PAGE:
I was once a drug abuser. Don’t be tempted, it sucks. Early on, it was cool–a social thing to do with my fellow outcasts. There was a sense of ‘insight’ that was really stupor masquerading as intelligence/depth. Music (rock-n-roll) sounded more interesting, you thought you where experiencing something Munchies. Over time, it disconnects you from reality and traps you in a stilted way of being. You lose connection with nicer things–you separate yourself, by being stoned, from truly interesting things and activities. Your life begins to revolve around it. Like the scene in The Two Towers where Gollum crawled out… Read more »

ME
ME
5 years ago

I’m at ground zero for the legalized pot industry. I call this place the 9th circuit of hell, because morally we’re all hoping the legalized marijuana trade drives out the illegal meth and heroin trade that has utterly devastated the community. I wish the world was not so broken, I wish the moral and ethical challenges were simpler, but they aren’t, they can be really quite complex.

Bro. Steve
Bro. Steve
5 years ago

A friend once asked me why I don’t smoke grass. “Because it’s illegal,” I said.

“That’s wrong,” he said. “The reason you don’t smoke it is because your mama raised you a certain way and told you not to do that.”

And he was right.

This isn’t really about civil liberty. It’s about how people’s mamas and daddies raised them.

andrewlohr
andrewlohr
5 years ago

Legalize (not all sins are crimes), but let people and groups maintain their own standards: church discipline at Christ Church, for instance, or let bakers refuse to sell cakes to the Pothouse.

Bike bubba
5 years ago

I’m no fan of pot–in fact my doctor once told me I’m allergic to it (scratch tests)–but it strikes me that the Old Testament speaks first of being “merry” (Hebrew “good heart”, more or less) with wine, that could mean either the good, sociable feeling one gets with a drink or in some contexts drunkenness. Given that it takes a fair amount of marijuana to get legally stoned, could we posit a legitimate use of it in that regard in the same way we can suggest it’s legitimate for giving cancer patients the munchies? Agreed that it’s poisonous, some people… Read more »

Lance Roberts
5 years ago

Thanks for this post. I’m am so disappointed in most churches for not teaching specifics of why things like this are sins. This has always been one of the three points I use to show why mind-altering drug use (to include marijuana) is a sin. I’m knee-deep in the war against pot here in Alaska since it became legalized, and am amazed by how modern christians have been hornswaggled. Here’s my 3 reasons why pot is a sin: 1) Those who are choosing to do mind-altering drugs are seeking to escape the reality God created. They are attempting to alter… Read more »

Steve H
Steve H
5 years ago
Reply to  Lance Roberts

Lance, have you ever smoked the devil’s lettuce? How do you know there are not varying degrees? If I told you that you were wrong, would you even believe me?
As for point 1. weed itself is not like psychedelics unless you ingest some ungodly amount, probably like drinking a ton. Responsible amounts result in nothing like this.
As for point 2. Which drugs fit this definition? Or is it any drug, like coffee, which alters your body?

Lance Roberts
5 years ago
Reply to  Steve H

Been there, done that, made my escape, praise God! I’m only referring to mind-altering drugs. You can build up a tolerance so you don’t feel as affected, i.e. you need to smoke more to get the high-high you crave, but any non-de minimus amount will impair you, you’ll be in that state of drunkenness. There is no range of moderation as with alcohol.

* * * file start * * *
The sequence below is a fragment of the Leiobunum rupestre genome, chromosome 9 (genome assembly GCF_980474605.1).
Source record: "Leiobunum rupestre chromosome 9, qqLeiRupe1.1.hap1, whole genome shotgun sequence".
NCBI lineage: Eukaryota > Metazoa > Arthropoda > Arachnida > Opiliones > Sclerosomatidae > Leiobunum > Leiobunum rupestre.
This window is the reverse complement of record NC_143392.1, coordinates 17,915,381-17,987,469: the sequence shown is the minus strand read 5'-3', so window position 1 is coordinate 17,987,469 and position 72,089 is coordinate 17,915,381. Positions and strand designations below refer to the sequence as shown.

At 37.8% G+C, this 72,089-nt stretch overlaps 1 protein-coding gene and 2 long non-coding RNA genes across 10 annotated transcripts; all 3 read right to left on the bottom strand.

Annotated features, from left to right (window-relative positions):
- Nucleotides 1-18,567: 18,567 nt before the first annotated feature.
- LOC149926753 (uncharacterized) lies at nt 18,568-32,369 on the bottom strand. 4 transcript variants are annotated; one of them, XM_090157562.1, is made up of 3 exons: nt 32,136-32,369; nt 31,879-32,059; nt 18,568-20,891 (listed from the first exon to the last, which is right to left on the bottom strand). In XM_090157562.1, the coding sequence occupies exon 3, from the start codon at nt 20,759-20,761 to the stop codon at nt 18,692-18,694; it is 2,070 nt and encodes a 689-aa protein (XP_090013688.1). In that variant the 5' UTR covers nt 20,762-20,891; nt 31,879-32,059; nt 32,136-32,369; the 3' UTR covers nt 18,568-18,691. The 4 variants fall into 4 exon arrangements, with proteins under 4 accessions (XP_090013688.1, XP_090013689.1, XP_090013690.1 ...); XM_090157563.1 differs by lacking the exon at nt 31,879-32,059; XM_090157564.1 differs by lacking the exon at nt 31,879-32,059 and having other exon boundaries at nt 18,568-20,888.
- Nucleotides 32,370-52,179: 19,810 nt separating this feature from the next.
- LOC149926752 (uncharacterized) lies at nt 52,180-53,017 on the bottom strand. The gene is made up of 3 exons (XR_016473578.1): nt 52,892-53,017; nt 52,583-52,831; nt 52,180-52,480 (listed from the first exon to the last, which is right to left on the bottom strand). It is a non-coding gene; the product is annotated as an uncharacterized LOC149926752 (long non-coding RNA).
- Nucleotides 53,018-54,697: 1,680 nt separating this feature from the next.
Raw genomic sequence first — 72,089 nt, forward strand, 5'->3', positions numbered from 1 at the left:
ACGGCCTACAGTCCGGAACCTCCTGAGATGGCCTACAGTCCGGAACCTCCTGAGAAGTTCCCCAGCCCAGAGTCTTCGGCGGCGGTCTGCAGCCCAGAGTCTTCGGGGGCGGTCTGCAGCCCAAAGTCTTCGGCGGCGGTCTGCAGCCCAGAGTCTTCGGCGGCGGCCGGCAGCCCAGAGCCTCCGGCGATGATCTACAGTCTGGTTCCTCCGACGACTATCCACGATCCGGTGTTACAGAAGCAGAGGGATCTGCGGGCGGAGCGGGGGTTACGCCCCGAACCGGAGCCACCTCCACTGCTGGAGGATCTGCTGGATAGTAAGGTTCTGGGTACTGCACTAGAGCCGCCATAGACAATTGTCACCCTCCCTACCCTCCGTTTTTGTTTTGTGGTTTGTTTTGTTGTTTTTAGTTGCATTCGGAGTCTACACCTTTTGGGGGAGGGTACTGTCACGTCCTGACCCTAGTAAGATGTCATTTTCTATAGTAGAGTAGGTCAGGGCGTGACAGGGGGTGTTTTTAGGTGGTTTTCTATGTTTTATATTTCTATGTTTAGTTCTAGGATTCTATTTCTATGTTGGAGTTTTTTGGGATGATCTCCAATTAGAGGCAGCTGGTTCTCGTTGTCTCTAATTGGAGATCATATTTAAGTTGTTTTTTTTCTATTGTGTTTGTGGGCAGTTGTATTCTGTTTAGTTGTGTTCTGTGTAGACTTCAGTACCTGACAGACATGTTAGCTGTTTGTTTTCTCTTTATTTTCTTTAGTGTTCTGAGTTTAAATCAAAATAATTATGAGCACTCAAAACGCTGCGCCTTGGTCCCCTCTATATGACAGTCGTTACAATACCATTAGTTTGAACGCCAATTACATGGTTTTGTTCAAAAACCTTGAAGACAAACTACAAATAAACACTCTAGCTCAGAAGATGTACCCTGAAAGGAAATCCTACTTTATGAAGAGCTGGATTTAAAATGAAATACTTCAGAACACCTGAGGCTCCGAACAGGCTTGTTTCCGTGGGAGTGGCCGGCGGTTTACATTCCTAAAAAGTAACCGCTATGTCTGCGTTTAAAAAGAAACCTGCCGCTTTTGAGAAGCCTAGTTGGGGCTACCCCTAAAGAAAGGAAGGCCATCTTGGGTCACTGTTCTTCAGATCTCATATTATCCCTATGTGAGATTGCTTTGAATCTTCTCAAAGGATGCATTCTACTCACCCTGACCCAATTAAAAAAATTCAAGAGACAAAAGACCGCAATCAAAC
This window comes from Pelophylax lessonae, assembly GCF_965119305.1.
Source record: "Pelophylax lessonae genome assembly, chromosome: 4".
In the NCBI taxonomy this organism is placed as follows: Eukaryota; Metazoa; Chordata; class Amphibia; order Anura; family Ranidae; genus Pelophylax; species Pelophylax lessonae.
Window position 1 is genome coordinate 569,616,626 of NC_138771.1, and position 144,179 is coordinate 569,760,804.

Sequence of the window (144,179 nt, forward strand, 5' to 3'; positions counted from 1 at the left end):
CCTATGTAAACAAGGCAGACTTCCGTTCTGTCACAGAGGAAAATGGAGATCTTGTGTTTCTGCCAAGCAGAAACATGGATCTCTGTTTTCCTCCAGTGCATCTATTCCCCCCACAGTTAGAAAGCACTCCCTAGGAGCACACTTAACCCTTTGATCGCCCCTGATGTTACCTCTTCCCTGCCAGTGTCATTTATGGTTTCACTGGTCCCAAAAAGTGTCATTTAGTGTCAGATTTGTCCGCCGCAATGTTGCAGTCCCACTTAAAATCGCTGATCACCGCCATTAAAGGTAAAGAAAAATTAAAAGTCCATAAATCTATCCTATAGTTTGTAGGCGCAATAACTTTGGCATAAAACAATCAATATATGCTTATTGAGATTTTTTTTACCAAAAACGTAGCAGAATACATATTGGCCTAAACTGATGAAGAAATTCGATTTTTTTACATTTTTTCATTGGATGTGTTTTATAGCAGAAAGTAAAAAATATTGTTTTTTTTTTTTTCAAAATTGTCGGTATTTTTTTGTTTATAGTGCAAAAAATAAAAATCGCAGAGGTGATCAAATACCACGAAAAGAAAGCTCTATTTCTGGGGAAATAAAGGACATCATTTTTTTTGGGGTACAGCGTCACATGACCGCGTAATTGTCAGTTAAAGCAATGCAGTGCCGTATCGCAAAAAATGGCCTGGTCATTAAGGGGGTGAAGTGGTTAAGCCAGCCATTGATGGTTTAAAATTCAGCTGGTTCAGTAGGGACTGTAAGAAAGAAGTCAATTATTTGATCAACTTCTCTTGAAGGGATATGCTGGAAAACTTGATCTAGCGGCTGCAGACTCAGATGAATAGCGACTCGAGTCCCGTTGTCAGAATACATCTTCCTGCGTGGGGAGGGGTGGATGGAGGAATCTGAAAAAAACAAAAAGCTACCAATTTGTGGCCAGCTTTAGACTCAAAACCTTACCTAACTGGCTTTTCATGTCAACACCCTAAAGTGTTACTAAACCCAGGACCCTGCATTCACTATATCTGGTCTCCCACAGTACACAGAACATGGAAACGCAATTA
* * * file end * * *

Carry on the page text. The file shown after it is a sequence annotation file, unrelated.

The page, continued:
Steve H
Steve H
5 years ago
Reply to  Lance Roberts

Alcohol is the same as far as tolerance goes. The effects of THC and CBD are quite different and both are different than drunkeness. If you are less affected, could there not be tolerable level?

Lance Roberts
5 years ago
Reply to  Steve H

No, it has more to do with a “lust for more” than “not being impaired”. Alcohol has a range where you are just relaxed; drugs may relax you, but those chemicals do so much more so much sooner.

Steve H
Steve H
5 years ago
Reply to  Lance Roberts

So, if there was a ‘relaxation zone’, say if a weaker weed tea was made, then this would be fine by your definition. It could be argued that drinking 2oz of everclear would get you past a lawful point sooner, but I don’t see you arguing for 100% prohibition on Alcohol. I have had weed tincture tea that only made me feel a bit sleepy and not “high” at all. Ive smoked high CBD strains that only relaxed the body a tad. Many people who have cancer use high CBD strains to relax the body and to increase appetite. I’ve… Read more »

Lance Roberts
5 years ago
Reply to  Steve H

Without trying to hammer out every detail, I’m fine with someone extracting CBDs for the few (very few) actual medicinal benefits that might come from that. The THC is what causes the elements in my three points to apply.

Steve H
Steve H
5 years ago
Reply to  Lance Roberts

Are you a doctor Lance? Not that you can’t have an opinion if not.Just checking. So you could not be lumped into the 100% prohibition crew?

Steve H
Steve H
5 years ago
Reply to  Lance Roberts

It could certainly be argued that the weed industry is producing strains that lead to greater intoxication, but if the quicker-to-lawless issue is the real issue, perhaps an enterprising Christian should go the Guiness route…

Steve H
Steve H
5 years ago
Reply to  Lance Roberts

And since I am going off, alcohol has certainly given me a “lust for more” and with worse results. Alcohol brings out the worst in people, I have seldom of never seen grass do this

Steve H
Steve H
5 years ago

This is one issue (there aren’t many!) that I disagree with Doug on. Since I live in a bastion of lowgressive tomfoolery (Portland, OR), I have seen it all. And pot is a plenty here. I was a daily pot smoker for 1.5 years coping with a panic disorder and I can personally attest to the fact that weed has varying effects depending on dosage and CBD and THC levels (in fact there are many CBD dominant strains that don’t get you high, but offer body calmness) After smoking regular amounts, the “high” had little effect, but the calm that… Read more »

Christopher Casey
Christopher Casey
5 years ago
Reply to  Steve H

“…doesn’t joint with reality.”

Pun intended?